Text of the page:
Conservation is, as the saying goes, a contact sport. Every physical interaction weathers the artifacts just a little bit more. Processes such as making silicone molds of historic artifacts are too destructive, which is a shame since work like that might be able to aid researchers in reconstruction efforts in instances where a given artifact is damaged or pieces of it are missing.
But with artifact digitization, artifacts can be studied, replicated, and manipulated harmlessly in digital space. Researchers can now use 3-D computer models to study and even digitally reconstruct artifacts to present them to visitors in ways not otherwise possible. And through the use of 3-D printing, artifacts can be physically reconstructed and studied without the original artifact ever having to be touched. Researchers no longer have to rely on physical access to an artifact, meaning with digitization technology, there are now countless more research opportunities than there were before.
Learn more about the process and its deliverables:
The first step in photogrammetry is capturing photos of the artifacts. Depending on how many artifacts there are to digitize, this can take at least one day or sometimes, if there are many artifacts, a week or more. Photos can be taken on location or artifacts can be brought to my office for socially-distant photography, depending on your institution's needs.
Using exciting new processing technology, photos can be turned into 3D models in record time. Expect each artifact will take about one day to process into a 3D model. Small and medium photogrammetry projects can usually be completed in 1-2 weeks.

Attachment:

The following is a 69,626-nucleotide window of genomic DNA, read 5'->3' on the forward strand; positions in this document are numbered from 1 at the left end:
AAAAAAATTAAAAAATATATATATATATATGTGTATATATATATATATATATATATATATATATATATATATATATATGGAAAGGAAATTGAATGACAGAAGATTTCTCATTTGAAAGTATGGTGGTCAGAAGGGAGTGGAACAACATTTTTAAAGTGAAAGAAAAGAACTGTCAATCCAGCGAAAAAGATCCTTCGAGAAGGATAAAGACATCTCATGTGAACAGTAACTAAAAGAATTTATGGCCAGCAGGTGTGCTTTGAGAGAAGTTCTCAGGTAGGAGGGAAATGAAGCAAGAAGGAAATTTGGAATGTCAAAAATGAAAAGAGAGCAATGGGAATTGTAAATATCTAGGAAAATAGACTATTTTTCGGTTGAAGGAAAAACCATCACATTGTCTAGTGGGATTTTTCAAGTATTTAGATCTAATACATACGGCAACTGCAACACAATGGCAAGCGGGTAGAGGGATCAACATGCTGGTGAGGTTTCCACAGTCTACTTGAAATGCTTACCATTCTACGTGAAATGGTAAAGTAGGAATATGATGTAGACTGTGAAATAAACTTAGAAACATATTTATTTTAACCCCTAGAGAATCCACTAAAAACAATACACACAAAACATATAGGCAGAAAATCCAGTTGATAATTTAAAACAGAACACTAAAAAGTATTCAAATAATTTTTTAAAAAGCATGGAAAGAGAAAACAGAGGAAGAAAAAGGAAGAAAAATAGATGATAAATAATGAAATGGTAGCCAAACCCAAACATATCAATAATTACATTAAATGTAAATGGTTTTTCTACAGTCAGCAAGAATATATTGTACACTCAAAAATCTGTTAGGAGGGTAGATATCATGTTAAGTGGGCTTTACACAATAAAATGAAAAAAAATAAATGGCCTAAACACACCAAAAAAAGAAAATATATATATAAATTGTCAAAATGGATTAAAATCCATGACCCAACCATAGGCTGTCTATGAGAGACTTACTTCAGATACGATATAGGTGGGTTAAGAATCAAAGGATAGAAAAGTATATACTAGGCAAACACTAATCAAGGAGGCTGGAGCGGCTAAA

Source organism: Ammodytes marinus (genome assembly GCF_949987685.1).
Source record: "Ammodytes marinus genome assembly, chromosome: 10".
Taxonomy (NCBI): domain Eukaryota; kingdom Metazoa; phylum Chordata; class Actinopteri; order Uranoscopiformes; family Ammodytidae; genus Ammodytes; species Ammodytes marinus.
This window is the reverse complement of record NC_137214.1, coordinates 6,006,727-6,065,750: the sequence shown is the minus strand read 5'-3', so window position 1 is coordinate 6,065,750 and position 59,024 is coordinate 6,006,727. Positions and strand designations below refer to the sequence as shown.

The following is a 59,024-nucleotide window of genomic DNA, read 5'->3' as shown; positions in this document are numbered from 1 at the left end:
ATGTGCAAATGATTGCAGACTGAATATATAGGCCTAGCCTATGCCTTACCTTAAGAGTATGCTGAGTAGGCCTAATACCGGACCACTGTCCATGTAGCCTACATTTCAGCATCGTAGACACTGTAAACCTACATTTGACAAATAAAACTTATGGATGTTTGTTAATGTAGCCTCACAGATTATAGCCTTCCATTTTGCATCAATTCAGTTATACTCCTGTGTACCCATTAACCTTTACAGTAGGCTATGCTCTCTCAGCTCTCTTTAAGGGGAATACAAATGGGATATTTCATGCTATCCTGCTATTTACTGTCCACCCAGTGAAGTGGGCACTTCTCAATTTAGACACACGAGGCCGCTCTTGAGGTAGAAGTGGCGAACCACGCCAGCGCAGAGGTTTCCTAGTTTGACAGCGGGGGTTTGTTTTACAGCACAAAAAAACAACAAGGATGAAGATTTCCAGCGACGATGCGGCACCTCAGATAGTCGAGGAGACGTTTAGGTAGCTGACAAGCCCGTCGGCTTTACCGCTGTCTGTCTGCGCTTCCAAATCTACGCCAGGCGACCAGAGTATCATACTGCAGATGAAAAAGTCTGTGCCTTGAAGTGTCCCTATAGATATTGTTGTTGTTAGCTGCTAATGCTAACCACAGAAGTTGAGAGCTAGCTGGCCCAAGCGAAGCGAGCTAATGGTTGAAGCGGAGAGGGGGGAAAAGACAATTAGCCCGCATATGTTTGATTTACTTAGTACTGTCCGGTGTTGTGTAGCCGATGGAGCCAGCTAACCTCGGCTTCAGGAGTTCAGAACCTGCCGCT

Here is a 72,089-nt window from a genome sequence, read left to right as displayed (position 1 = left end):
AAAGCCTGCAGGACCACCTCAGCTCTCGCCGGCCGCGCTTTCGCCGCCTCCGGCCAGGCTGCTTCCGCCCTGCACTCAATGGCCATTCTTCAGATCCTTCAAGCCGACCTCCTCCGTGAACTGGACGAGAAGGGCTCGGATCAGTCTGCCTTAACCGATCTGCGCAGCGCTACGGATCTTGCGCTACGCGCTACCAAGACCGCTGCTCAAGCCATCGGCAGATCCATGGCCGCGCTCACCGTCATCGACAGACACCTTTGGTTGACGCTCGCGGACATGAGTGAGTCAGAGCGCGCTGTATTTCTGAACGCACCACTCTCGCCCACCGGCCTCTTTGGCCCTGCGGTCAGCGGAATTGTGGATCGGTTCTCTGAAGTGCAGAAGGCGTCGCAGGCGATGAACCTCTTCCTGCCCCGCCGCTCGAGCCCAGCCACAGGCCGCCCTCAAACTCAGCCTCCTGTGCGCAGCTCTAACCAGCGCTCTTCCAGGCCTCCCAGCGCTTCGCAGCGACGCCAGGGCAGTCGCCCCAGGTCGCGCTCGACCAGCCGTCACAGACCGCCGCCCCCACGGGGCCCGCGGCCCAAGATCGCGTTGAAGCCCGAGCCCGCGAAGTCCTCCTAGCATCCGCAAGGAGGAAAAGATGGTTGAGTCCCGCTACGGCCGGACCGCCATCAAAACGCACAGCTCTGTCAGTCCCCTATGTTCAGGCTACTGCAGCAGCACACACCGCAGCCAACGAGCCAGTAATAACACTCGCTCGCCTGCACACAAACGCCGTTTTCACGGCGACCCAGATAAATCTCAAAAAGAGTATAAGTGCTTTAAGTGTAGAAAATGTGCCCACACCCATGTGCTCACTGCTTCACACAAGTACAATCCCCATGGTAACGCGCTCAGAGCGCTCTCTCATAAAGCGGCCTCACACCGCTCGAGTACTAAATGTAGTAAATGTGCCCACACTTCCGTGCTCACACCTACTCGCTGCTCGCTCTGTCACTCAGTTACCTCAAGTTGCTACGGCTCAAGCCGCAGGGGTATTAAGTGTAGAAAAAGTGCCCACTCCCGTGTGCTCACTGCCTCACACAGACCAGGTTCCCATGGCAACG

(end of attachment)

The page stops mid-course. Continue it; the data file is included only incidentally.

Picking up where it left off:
The 3D models produced will be breathtakingly detailed — in a clay sculpture recently digitized, even the artist's fingerprints were captured in perfect detail. This is great for accuracy, but 3D models with such fine detail can't easily be viewed online. For archival purposes, you'll still get the full hi-res 3D models, but you'll also get scaled down web-friendly 3D versions that can easily be viewed online.
Not all institutions have access to offsite digital storage, so after the digital files are delivered, they'll be stored by me on redundant backup storage for at least two years. If your institution's digital storage suffers data loss or failure, you'll have peace of mind knowing there's an offsite backup of your 3D models.
Finished 3D computer models can be seen digitally, but they don't have to remain digital! Using cutting-edge resin 3D printers, artifacts can be perfectly replicated in 1:1 scale. The end product is a highly detailed plastic replica of the original artifact that can then be painted and weighted to look and feel just like the original. With 3D printing, visitors can now hold history in their hands.
RECENTLY DIGITIZED ARTIFACTS
Click and drag to interact with the artifacts!
Culbertson Mansion Mermaid
This is one of four cast iron mermaids that were used as feet for a bathtub in New Albany, Indiana's Culbertson Mansion State Historic Site. This artifact is original to the site and was used by the Culbertson family, but it is not on display.
NAFC Library Barney Bright Model
This New Albany Floyd County Public Library artifact is a clay model sculpted by Barney Bright. The model was a draft of what later became "The “Search” statue, which rests today in front of the library building.